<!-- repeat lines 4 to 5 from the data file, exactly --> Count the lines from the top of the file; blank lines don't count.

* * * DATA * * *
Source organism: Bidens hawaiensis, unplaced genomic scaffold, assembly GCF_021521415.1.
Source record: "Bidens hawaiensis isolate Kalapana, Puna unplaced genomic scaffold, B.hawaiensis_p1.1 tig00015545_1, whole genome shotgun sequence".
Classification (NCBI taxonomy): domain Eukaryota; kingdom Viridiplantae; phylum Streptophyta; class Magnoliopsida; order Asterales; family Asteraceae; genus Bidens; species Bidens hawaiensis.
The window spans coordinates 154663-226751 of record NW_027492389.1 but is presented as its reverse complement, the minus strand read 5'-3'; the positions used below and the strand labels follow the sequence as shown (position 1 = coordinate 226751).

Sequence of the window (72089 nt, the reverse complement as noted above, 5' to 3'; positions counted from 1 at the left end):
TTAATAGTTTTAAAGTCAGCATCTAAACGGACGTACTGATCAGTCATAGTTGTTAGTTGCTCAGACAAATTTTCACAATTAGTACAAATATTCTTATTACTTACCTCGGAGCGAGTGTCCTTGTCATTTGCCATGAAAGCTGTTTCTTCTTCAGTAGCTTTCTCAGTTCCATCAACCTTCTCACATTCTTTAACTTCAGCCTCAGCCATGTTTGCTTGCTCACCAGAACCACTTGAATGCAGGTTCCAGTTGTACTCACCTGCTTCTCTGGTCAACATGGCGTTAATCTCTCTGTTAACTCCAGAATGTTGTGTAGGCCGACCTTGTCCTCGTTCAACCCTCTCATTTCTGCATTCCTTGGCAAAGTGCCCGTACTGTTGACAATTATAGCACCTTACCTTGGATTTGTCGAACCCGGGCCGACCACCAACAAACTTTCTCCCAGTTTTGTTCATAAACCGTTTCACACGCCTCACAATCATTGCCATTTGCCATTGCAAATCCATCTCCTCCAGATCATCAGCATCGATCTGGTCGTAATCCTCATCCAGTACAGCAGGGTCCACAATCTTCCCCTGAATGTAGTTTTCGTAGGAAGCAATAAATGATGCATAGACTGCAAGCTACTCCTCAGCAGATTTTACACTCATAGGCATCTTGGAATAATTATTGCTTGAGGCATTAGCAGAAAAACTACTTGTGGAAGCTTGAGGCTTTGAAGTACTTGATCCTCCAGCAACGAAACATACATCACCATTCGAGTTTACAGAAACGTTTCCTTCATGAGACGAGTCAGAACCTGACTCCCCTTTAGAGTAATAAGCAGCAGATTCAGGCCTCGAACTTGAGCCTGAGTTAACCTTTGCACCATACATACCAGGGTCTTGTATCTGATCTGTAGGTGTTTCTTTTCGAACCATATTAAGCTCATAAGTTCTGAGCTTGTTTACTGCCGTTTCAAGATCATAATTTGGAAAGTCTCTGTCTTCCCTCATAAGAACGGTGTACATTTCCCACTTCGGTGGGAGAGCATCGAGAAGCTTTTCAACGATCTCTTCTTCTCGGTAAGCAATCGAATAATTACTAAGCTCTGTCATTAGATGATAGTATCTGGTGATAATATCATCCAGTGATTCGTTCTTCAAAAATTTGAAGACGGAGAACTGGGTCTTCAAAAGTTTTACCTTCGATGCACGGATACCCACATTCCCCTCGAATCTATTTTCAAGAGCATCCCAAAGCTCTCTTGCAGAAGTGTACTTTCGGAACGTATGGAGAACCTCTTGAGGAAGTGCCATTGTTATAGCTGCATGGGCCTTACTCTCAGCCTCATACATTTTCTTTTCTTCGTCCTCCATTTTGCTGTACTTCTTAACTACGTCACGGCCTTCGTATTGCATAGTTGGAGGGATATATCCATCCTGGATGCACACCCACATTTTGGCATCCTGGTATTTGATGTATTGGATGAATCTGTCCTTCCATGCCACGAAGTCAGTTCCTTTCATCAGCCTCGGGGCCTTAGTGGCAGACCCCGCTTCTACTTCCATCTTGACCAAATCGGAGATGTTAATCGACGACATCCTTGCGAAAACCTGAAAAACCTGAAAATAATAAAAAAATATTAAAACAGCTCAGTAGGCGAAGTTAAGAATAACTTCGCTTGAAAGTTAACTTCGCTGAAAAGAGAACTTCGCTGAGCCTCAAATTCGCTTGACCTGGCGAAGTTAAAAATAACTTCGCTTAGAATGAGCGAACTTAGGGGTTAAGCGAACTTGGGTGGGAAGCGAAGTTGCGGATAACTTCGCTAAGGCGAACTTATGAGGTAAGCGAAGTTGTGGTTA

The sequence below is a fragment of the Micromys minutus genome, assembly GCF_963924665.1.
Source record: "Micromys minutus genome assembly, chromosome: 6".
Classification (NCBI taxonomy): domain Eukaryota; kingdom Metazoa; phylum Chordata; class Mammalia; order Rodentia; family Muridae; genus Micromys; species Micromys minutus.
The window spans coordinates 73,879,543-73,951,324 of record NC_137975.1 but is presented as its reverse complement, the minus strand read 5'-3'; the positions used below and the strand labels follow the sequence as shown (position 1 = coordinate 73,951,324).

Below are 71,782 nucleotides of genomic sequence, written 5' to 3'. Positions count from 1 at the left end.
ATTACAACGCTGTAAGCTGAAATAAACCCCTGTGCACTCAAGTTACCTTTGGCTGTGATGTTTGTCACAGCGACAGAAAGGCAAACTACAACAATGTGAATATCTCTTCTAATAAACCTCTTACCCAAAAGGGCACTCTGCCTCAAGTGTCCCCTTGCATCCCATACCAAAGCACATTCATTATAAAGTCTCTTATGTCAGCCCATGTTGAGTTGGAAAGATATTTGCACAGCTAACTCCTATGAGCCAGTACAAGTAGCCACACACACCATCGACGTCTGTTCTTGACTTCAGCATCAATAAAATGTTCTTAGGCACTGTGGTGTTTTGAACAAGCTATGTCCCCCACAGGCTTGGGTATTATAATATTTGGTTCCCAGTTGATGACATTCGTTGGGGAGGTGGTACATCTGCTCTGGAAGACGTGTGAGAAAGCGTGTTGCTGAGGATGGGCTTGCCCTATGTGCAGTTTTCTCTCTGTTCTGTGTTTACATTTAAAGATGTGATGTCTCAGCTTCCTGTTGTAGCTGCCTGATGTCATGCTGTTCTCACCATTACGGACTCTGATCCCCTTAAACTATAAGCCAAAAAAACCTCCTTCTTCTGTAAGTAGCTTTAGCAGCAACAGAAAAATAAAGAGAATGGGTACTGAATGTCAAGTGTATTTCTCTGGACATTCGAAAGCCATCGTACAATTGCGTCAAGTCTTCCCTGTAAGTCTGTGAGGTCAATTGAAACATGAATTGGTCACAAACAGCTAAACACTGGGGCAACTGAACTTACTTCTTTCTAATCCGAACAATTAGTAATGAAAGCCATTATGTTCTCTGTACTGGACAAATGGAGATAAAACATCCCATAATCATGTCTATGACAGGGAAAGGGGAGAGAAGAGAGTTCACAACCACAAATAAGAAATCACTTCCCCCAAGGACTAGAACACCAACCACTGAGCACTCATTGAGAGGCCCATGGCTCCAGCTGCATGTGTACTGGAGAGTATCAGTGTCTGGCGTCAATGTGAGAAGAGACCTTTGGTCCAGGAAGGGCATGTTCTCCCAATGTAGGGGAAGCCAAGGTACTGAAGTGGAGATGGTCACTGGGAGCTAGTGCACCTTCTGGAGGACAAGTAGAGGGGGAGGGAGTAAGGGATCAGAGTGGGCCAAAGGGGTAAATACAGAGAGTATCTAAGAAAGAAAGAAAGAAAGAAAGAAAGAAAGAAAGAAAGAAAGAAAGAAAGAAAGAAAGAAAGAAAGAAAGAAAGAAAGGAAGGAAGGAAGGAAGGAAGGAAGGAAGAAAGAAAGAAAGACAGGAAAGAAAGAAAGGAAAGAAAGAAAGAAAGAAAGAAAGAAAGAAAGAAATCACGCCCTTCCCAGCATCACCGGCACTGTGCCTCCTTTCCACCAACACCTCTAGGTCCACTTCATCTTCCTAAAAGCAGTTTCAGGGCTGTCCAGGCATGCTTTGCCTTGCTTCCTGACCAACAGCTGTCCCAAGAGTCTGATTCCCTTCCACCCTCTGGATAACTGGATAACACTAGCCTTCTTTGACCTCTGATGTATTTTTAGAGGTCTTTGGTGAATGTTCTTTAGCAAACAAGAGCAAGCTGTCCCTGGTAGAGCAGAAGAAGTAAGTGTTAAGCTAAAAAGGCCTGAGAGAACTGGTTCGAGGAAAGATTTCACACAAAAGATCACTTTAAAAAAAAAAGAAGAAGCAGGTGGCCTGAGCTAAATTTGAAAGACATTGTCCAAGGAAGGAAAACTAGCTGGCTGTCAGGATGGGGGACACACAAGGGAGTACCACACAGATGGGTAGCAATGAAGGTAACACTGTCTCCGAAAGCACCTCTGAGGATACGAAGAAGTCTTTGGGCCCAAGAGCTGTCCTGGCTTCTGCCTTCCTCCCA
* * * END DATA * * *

The window spans coordinates 154663-226751 of record NW_027492389.1 but is presented as its reverse complement, the minus strand read 5'-3'; the positions used below and the strand labels follow the sequence as shown (position 1 = coordinate 226751).

Sequence of the window (72089 nt, the reverse complement as noted above, 5' to 3'; positions counted from 1 at the left end):